Posted by: adoseofliberty | January 4, 2010

Holey Moon Colony

Lunar Lava Tube

An international team of scientists have discovered a protected lunar lava tube (a deep, giant hole) that could possibly serve as a moon colony or a lunar base.  According to Geophysical Research Letters, the vertical hole is 213 feet wide and possibly more than 260 feet deep, and is “protected from the moon’s harsh temperatures and meteorite strikes by a thin sheet of lava.”

“Lunar lava tubes are a potentially important location for a future lunar base, whether for local exploration and development, or as an outpost to serve exploration beyond the Moon,” writes the team, led by Junichi Haruyama, a senior researcher with the Japanese space agency JAXA.

“Any intact lava tube could serve as a shelter from the severe environment of the lunar surface, with its meteorite impacts, high-energy UV radiation and energetic particles, and extreme diurnal temperature variations.”

Although the findings were published on November 12, they only took hold of public attention this week.  The discovery of the tube was made using high-resolution images from a Japanese moon orbiter called SELENE.

NASA is reportedly working on plans to return to the moon by 2020 and to set up a temporary lunar colony by 2025 as part of the Constellation Program. Funding for the program, however, remains somewhat in question.

The debate about public vs. private funding of space exploration and access has been raging for decades.  Many criticize the massive waste of billions of dollars of taxpayer money into NASA programs that by nature avoid the large risk that is required to reap large benefits

because the voting public does not want to lose another astronaut, and that the risk-averse nature of the program is the biggest stumbling block to inspiring an environment of development or inspiration. Even Bill Nye the Science Guy remarked that “It’s easy to bust NASA’s chops.”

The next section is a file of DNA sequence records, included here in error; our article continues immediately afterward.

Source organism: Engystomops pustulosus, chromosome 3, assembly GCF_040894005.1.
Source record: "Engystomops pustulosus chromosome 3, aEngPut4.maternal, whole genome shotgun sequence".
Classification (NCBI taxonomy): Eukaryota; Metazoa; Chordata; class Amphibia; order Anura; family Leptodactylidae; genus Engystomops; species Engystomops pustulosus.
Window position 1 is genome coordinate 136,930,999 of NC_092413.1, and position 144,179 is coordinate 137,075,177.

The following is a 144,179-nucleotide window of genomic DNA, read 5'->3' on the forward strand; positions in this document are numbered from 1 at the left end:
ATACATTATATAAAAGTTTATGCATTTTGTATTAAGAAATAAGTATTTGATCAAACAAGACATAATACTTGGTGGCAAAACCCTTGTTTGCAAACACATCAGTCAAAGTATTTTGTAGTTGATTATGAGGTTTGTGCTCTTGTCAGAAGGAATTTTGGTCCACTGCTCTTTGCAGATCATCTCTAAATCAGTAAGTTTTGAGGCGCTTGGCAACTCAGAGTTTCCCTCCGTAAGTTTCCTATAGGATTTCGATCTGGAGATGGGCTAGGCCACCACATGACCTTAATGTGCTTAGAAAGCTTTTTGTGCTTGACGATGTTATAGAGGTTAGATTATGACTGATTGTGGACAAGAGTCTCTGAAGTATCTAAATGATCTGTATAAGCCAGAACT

This contributes to the problem of hiring great talent; NASA can’t get people excited.  Although its budget allocation for 2007 was $17 billion, this is only 0.58% of the national budget and only 1/24th the amount the U.S. pays in interest every year on its debt.  Jeff Brooks argues that we’re not spending enough:

NASA spending made up more than five percent of the federal budget during the heady days of the Apollo program. If it received five percent of the federal budget today, its annual funding level would be $139.2 billion dollars. Imagine what the space agency could do if it had that level of support.

Why the Moon?

One of the most important and most-asked questions when discussing space projects is: Why?  Jeff Foust of The Space Review writes an honest piece examining this question and analyzing the reasons NASA has officially provided to the public.

The space agency certainly took a stab as it, unveiling a half dozen “lunar exploration themes” that provide the overall rationale for going back to the Moon. But those themes, ranging from science to commerce to settlement, are overly broad and vague: trying to appeal to everyone but running the risk of winning over no one. Failing to come up with a compelling answer to “why” runs the risk of making all the other questions moot.

Some of the more practical and detailed motivations include:

  • The energy required to send objects from the Moon to space is much less than from Earth to space, possibly enabling the Moon to serve as a construction site or fueling station.
  • A lunar base could be used to launch rockets since the Moon’s lower gravity requires a lower escape velocity than Earth.
  • A lunar base would provide an excellent site for any kind of observatory.  From Wikipedia: “Particular advantages arise from building observatory facilities on the Moon from lunar materials. As the Moon’s rotation is so slow, visible light observatories could perform observations for days at a time. It is possible to maintain near-constant observations on a specific target with a string of such observatories spanning the circumference of the Moon. The fact that the Moon is geologically inactive along with the lack of widespread human activity results in a remarkable lack of mechanical disturbance, making it far easier to set up interferometric telescopes on the lunar surface, even at relatively high frequencies such as visible light.”
  • A colonization of the moon would provide experience in most of the experiments, skills, and knowledge we would need to colonize another planet.
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